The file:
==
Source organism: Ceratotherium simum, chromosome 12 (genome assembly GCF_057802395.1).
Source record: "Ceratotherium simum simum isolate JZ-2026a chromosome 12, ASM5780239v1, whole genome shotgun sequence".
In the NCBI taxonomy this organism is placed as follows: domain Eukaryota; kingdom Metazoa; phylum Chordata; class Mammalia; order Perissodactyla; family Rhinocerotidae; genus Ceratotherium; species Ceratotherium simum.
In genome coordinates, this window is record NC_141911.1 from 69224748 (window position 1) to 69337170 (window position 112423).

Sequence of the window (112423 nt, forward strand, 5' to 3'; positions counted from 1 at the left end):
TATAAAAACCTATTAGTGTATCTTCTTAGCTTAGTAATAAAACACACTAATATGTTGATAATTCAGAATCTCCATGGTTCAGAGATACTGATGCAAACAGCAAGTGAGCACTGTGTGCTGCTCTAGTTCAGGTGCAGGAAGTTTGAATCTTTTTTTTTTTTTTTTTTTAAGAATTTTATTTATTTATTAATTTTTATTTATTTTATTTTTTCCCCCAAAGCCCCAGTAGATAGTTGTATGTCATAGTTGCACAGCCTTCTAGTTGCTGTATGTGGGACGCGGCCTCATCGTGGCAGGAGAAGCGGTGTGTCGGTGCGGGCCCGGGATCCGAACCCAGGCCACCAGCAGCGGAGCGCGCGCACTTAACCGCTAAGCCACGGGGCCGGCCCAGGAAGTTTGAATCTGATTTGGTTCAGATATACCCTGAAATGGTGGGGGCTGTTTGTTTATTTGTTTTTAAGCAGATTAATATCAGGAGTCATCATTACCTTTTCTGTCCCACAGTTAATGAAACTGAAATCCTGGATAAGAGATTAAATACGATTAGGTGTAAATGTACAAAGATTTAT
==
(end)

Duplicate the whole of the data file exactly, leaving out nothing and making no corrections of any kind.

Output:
Source organism: Ceratotherium simum, chromosome 12 (genome assembly GCF_057802395.1).
Source record: "Ceratotherium simum simum isolate JZ-2026a chromosome 12, ASM5780239v1, whole genome shotgun sequence".
In the NCBI taxonomy this organism is placed as follows: domain Eukaryota; kingdom Metazoa; phylum Chordata; class Mammalia; order Perissodactyla; family Rhinocerotidae; genus Ceratotherium; species Ceratotherium simum.
In genome coordinates, this window is record NC_141911.1 from 69224748 (window position 1) to 69337170 (window position 112423).

Sequence of the window (112423 nt, forward strand, 5' to 3'; positions counted from 1 at the left end):
TATAAAAACCTATTAGTGTATCTTCTTAGCTTAGTAATAAAACACACTAATATGTTGATAATTCAGAATCTCCATGGTTCAGAGATACTGATGCAAACAGCAAGTGAGCACTGTGTGCTGCTCTAGTTCAGGTGCAGGAAGTTTGAATCTTTTTTTTTTTTTTTTTTTAAGAATTTTATTTATTTATTAATTTTTATTTATTTTATTTTTTCCCCCAAAGCCCCAGTAGATAGTTGTATGTCATAGTTGCACAGCCTTCTAGTTGCTGTATGTGGGACGCGGCCTCATCGTGGCAGGAGAAGCGGTGTGTCGGTGCGGGCCCGGGATCCGAACCCAGGCCACCAGCAGCGGAGCGCGCGCACTTAACCGCTAAGCCACGGGGCCGGCCCAGGAAGTTTGAATCTGATTTGGTTCAGATATACCCTGAAATGGTGGGGGCTGTTTGTTTATTTGTTTTTAAGCAGATTAATATCAGGAGTCATCATTACCTTTTCTGTCCCACAGTTAATGAAACTGAAATCCTGGATAAGAGATTAAATACGATTAGGTGTAAATGTACAAAGATTTAT